Initiated Eviction (summary cause) 19,944 16,528 14,160 13,979 10,532 11,778 12
Repossession 10,141 8,266 5,224 6,752 5,385 4,770 -11
Ordinary cause 10,135 8,256 4,245 79 64 54 -16
Commercial 0 6 4 0 0 1 n/a
Summary application 6 4 975 6,673 5,321 4,715 -11
Disposed Eviction (summary cause) 19,191 16,986 14,906 13,972 12,358 11,613 -6
Repossession 7,182 6,486 5,573 4,243 4,093 3,460 -15
Ordinary cause 7,181 6,476 5,083 253 90 74 -18
Commercial 1 4 1 3 0 0 0
Summary application2 0 6 489 3,987 4,003 3,386 -15

1. Figures for initiations and disposals do not necessarily refer to the same cases.
2. The number of summary application cases disposed of is likely an underestimate. See Quality of the statistics.

Table 20: Summary cause eviction cases initiated and disposed of in the sheriff courts and final disposal, 2013-14

Case Type Initiated Disposed Disposed
Absolvitor Dismissed For pursuer Expenses only Other
Defended Undefended Defended Undefended Defended Undefended
Eviction summary cause 11,778 11,613 12 288 3,687 255 5,818 57 1,400 96

1. Figures for initiations and disposals do not necessarily refer to the same cases.
2. The number of cases disposed of is likely an underestimate. See Quality of the statistics.
3. Includes cases disposed as refused, dropped from roll and withdrawn.

Repossession in the courts

There were 4,770 repossession cases initiated in 2013-14. This represents an 11 per cent reduction compared to 2012-13 and is 53 per cent lower than the number initiated in 2008-09 (Figure 17). The procedures used to raise repossession cases have been influenced by a number of factors in recent years.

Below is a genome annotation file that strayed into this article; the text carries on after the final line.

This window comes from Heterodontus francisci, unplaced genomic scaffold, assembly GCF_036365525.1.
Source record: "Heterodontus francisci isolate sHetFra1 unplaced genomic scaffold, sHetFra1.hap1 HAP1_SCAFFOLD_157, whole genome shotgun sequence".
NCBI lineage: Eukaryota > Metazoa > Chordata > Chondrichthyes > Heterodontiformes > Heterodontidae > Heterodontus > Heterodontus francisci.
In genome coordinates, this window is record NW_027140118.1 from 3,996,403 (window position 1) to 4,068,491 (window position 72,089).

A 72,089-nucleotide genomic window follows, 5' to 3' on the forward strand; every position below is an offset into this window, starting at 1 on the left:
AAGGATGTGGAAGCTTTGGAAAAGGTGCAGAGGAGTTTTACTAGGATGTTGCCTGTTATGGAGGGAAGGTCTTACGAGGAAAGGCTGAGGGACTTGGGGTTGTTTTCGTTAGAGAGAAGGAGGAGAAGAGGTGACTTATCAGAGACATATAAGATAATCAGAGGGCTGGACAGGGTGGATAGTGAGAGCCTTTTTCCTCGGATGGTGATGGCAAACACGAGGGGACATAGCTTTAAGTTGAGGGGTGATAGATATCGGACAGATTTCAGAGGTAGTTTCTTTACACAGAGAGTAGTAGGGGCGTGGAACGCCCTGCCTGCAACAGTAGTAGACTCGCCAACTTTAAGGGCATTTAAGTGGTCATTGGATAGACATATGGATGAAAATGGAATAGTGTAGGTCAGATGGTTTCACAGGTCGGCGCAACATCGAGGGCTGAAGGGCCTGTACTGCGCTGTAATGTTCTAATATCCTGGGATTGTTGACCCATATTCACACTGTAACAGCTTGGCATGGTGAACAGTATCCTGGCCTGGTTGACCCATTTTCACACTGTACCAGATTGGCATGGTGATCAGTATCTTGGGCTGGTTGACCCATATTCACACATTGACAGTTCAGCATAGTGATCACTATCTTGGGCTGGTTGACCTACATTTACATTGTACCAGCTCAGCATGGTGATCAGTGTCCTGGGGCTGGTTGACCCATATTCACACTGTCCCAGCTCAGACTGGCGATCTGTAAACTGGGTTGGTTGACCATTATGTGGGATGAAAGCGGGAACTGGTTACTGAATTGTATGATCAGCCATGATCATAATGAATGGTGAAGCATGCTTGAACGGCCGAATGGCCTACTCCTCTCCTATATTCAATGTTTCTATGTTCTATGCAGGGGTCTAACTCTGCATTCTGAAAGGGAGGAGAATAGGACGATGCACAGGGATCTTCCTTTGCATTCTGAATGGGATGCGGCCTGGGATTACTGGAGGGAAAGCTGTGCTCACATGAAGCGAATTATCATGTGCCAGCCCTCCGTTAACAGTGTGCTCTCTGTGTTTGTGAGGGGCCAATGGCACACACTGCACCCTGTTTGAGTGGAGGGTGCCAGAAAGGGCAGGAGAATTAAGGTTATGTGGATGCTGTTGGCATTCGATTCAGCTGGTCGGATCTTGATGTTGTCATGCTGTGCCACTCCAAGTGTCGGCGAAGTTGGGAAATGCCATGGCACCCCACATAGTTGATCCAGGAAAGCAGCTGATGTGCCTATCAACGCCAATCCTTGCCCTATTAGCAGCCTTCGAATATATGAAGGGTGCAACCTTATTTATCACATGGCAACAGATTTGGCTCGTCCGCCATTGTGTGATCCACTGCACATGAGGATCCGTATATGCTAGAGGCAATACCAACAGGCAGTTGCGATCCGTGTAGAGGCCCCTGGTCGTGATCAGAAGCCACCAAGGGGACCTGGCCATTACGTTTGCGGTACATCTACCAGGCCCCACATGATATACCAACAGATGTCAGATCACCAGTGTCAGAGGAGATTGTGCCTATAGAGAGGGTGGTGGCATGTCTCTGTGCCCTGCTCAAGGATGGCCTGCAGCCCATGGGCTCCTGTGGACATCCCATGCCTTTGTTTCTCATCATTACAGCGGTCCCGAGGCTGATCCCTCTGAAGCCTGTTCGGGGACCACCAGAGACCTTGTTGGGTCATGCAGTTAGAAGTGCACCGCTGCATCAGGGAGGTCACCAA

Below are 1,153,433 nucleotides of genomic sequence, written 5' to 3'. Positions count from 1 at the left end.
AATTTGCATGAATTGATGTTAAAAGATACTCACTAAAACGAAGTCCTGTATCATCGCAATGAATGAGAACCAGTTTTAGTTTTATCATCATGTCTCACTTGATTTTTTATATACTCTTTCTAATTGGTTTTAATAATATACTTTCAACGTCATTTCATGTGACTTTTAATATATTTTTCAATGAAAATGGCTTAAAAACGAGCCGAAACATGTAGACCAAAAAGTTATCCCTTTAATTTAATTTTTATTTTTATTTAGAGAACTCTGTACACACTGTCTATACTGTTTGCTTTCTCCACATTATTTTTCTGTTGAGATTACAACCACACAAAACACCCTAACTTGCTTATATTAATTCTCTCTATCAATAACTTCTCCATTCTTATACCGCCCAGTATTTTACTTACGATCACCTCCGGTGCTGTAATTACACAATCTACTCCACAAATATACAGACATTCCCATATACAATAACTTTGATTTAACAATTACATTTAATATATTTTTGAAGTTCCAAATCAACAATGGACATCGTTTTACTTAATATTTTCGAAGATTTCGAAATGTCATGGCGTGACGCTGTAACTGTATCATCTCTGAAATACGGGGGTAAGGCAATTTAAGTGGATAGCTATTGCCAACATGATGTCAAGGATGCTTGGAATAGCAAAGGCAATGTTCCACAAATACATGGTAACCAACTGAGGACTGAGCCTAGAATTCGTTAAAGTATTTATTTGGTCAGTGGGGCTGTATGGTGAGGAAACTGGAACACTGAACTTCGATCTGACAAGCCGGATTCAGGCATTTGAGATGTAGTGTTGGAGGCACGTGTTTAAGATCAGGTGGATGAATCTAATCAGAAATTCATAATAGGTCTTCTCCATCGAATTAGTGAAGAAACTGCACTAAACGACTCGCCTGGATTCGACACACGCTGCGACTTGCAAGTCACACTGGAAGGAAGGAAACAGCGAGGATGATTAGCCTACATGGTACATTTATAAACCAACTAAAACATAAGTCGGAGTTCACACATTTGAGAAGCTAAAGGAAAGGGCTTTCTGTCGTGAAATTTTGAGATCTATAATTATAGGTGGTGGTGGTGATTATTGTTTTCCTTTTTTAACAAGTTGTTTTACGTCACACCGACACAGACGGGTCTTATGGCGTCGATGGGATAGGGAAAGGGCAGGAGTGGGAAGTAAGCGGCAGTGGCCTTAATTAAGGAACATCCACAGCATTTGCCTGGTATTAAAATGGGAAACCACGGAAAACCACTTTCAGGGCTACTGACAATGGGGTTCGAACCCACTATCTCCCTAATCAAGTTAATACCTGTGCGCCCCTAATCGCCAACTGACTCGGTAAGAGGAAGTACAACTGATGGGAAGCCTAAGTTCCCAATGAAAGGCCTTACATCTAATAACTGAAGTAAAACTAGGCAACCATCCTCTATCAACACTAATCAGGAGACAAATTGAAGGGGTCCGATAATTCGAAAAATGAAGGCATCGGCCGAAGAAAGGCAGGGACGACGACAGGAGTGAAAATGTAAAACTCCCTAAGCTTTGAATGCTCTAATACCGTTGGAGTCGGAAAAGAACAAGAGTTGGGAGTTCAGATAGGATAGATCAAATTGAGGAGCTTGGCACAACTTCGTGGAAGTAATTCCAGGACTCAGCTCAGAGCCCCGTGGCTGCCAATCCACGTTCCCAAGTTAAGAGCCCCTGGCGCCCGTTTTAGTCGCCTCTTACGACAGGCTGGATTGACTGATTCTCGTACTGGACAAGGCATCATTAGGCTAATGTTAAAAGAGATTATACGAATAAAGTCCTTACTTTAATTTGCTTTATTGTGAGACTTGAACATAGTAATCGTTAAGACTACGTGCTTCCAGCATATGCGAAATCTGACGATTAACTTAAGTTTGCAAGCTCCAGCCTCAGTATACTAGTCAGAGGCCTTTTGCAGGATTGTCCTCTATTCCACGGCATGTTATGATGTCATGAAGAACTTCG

The Home Owner and Debtor Protection (Scotland) Act 2010, introduced on 30 September 2010, stated that all new mortgage/loan repossession cases should be raised under summary application procedure instead of ordinary cause - ordinary procedure. This is the reason for the decrease in ordinary cause cases and the increase in summary applications since 2010-11. An additional factor affecting these statistics was the UK Supreme Court judgment in the RBS v Wilson case on 24 November 2010 which directed that all active mortgage-related repossession cases be withdrawn from the courts and resubmitted as summary applications following a two month waiting period. This resulted in only a small increase in repossession summary applications during 2010-11 followed by a greater increase during 2011-12 (Table 19).

Figure 17: Repossession cases by procedure

Figure 17: Repossession cases by procedure

Where a repossession case relates to non-residential land or property, the action may be raised either as a summary application or as an ordinary action. Accordingly a number of repossession cases relating to non-residential property or land continue to be raised as ordinary cause.

Over three-quarters of repossession summary applications are granted (Table 21).

Table 21: Summary application repossession cases initiated and disposed of in the sheriff courts, by case type and final disposal, 2013-14

Case Type Initiated Disposed Disposed
Granted Dismissed Other3
Repossession summary application 4,715 3,386 2,558 799 29

1. Figures for initiations and disposals do not necessarily refer to the same cases.
2. The number of cases disposed of is likely an underestimate. See Quality of the statistics.
3. Includes cases disposed as refused, dropped from roll and withdrawn.


Contact

Email: Alasdair Anthony